Time Magazine has its Man of the Year. The aircraft carrier must be the Ship of the Year for 2013, considering how many countries are fitting out such behemoths. Debates over these platforms customarily dwell on technical specifications. The size, configuration, and striking power of the air wing, a flattop’s main battery furnish grist, as do such characteristics as sortie rates. Those are a function of variables like catapult capacity, the design of the flight deck, and procedures for moving aircraft around what is, after all, a rather small airport. And then, of course, there’s cost.
Such discussions are entirely proper. Wrangling over tradeoffs among speed, armament, and protection — the basic attributes of any man-of-war — has been part of fleet design as long as there have been men-of-war. To me, though, the fundamental question is whether changes in maritime warfare have dethroned the carrier as a modern navy’s capital ship, the core of the battle fleet. How do carriers and their retinue of escorts fit into naval strategy in hotly contested settings? If they remain capital ships — ships able to take a pounding while pummeling peer navies — they’re worth their expense. If not, there may be cheaper and more effective ways to fulfill the same missions.
Let’s look to Edwardian England for insight. Sea-power gadfly Julian S. Corbett supplies a handy yardstick to help measure whether flattops provide enough bang at critical times and places to justify the big bucks they consume.
According to Sir Julian, navies can do three basic things in wartime. If strong enough, they can take command of important sea areas for strategically relevant spaces of time. That usually means wresting control of these from a hostile navy through battle. If not strong enough — yet — to fight and win, they can prosecute an “active defense.” Defensive measures include thwarting a stronger opponent’s plans while building up superior strength, or inducing that opponent to weaken himself. Active defense, then, is offensive-minded defense — a temporary expedient until circumstances permit a counteroffensive. And, once sea control is in hand, navies exploit it. Neutralizing the competition lets a fleet move people and materiel without serious interference, land troops, or strike inland, whatever. Such are the fruits of maritime mastery.
To these wartime functions we might add maritime security, the constabulary-like missions navies discharge in peacetime. Maritime security is an umbrella term for upkeep of the global system of trade and commerce. Counterpiracy and counterproliferation number among these functions. That’s the naval repertoire: dispute command, win command, exploit command, police the sea. Subordinate functions beyond counting fit within these basic categories.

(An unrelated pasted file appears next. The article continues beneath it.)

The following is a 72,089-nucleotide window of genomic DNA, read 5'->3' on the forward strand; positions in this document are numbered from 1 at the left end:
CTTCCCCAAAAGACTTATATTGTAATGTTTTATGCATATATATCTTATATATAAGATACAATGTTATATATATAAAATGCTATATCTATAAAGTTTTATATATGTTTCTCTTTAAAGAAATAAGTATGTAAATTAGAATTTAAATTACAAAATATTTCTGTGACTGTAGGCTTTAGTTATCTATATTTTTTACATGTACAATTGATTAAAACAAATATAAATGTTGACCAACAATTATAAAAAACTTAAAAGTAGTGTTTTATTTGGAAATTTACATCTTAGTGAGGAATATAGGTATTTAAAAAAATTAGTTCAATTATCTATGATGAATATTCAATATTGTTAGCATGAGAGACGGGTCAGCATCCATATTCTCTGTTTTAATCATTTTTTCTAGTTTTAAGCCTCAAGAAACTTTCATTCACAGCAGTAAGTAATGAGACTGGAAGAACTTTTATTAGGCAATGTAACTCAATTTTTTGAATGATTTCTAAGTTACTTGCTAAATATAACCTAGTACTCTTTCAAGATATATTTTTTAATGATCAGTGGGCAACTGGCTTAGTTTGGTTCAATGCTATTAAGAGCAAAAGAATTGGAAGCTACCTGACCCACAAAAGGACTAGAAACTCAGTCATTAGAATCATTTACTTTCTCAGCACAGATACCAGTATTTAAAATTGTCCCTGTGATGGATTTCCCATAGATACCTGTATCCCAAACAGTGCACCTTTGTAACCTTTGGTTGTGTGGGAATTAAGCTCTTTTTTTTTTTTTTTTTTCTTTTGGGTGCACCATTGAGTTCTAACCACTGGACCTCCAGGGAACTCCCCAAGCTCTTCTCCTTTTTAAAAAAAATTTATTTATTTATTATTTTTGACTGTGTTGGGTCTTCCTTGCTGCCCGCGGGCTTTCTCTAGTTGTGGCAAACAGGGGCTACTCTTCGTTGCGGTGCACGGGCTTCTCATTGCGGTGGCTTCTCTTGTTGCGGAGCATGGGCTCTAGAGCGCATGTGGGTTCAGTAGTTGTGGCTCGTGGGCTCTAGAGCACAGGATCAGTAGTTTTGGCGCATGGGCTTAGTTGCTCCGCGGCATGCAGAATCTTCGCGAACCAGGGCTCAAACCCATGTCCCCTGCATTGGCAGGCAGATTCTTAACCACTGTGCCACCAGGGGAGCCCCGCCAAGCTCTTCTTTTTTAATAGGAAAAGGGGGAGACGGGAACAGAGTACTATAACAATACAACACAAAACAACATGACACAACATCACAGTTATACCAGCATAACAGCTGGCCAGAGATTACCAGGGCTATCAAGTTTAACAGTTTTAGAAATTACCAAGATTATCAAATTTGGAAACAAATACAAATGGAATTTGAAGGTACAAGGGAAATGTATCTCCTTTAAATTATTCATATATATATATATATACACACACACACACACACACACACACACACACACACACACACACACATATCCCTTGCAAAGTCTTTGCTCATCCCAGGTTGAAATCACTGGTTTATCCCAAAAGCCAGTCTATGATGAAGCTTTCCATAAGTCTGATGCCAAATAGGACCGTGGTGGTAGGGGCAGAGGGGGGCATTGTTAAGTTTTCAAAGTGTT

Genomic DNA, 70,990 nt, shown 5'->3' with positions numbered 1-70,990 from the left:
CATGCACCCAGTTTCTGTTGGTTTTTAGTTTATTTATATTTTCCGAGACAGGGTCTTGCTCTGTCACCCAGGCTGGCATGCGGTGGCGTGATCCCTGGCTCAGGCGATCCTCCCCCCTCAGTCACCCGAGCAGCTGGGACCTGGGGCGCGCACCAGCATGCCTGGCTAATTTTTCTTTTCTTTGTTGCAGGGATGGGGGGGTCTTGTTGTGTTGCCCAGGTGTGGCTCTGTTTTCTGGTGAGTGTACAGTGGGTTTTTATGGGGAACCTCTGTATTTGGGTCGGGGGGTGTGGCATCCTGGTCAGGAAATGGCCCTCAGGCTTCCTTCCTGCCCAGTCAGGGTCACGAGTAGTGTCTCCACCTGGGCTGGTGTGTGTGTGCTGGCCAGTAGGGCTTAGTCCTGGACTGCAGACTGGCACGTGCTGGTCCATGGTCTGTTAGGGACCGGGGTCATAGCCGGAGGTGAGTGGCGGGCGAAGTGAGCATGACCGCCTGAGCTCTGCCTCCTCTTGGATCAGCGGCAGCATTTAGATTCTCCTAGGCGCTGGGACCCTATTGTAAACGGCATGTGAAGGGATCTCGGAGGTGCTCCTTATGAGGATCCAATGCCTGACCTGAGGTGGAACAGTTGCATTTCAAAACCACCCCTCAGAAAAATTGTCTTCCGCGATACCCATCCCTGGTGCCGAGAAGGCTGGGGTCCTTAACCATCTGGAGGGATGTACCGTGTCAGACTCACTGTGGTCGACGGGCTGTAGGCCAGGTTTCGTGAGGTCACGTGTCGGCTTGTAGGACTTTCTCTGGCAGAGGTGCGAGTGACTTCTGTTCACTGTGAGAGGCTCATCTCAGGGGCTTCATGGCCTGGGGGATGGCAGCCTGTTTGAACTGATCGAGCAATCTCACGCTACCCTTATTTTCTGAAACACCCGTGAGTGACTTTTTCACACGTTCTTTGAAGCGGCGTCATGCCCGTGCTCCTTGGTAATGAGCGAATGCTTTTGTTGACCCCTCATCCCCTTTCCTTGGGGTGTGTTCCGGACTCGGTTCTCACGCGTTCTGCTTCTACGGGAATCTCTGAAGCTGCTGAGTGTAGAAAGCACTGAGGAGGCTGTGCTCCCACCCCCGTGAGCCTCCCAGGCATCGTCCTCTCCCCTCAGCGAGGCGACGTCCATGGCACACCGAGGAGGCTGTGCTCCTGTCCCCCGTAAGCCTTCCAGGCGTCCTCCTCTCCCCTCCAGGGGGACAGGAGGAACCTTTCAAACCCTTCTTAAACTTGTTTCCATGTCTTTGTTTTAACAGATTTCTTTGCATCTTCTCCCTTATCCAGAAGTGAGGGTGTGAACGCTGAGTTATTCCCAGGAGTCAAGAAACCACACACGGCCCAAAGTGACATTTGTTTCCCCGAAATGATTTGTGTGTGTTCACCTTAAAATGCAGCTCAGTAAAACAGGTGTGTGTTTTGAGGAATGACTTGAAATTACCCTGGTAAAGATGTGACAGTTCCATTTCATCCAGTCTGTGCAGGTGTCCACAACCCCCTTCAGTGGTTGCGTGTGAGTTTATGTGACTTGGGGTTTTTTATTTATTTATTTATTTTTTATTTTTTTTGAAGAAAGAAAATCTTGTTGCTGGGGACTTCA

Here endeth the reading. Now, for which of these missions are aircraft carriers suited? Maritime security? That’s a mighty expensive platform for conducting police duty. And, as Corbett pointed out with battleships, carriers are too few in numbers to monitor the sea lanes effectively. How about denying or winning command? These are both battle functions, and the nub of the debate over the flattop’s future longevity. Are commanders and their political masters prepared to risk a $13 billion asset in combat in an increasingly lethal environment?
Their attitude toward risk might come to resemble that of Gabriel de Sartine, Louis XV’s first secretary of the navy. As Canadian scholar James Pritchard observes, it was Sartine who superintended the reconstruction of the French Navy after Hawke smashed it at Quiberon Bay in 1759. Having managed the finances, he was intimately acquainted with the cost of outfitting a fleet. He also presided over French naval strategy for a time after France allied itself with the American colonists in 1778.”Sartine,” writes Pritchard, “was anxious to preserve the great hoard of wealth that the navy represented. He may have feared to risk it without a guarantee of success.” He thrust risk-nothing tactics on French commanders as a result. Better to conserve precious ships, he believed, than hazard them in combat against the Royal Navy. Gollum!
Similarly, U.S. naval officials may prove reluctant to place supercarriers in jeopardy if they doubt these vessels can withstand, say, saturation missile attacks from sea- and shore-based shooters. They may hold back, letting more elusive platforms such as submarines and more expendable platforms such as surface combatants bear the brunt of the fight for command. If that happens, where will the aircraft carrier fit into Corbett’s scheme of naval missions? In effect the leadership will have demoted it from the capital ship, the navy’s premier combatant, to a power-projection asset. To a ship sent into relatively safe zones after battle.
That would convert the carrier into something like an amphibious transport, a ship that exploits but plays little part in winning command. That’s a heckuva comedown for a pricey warship.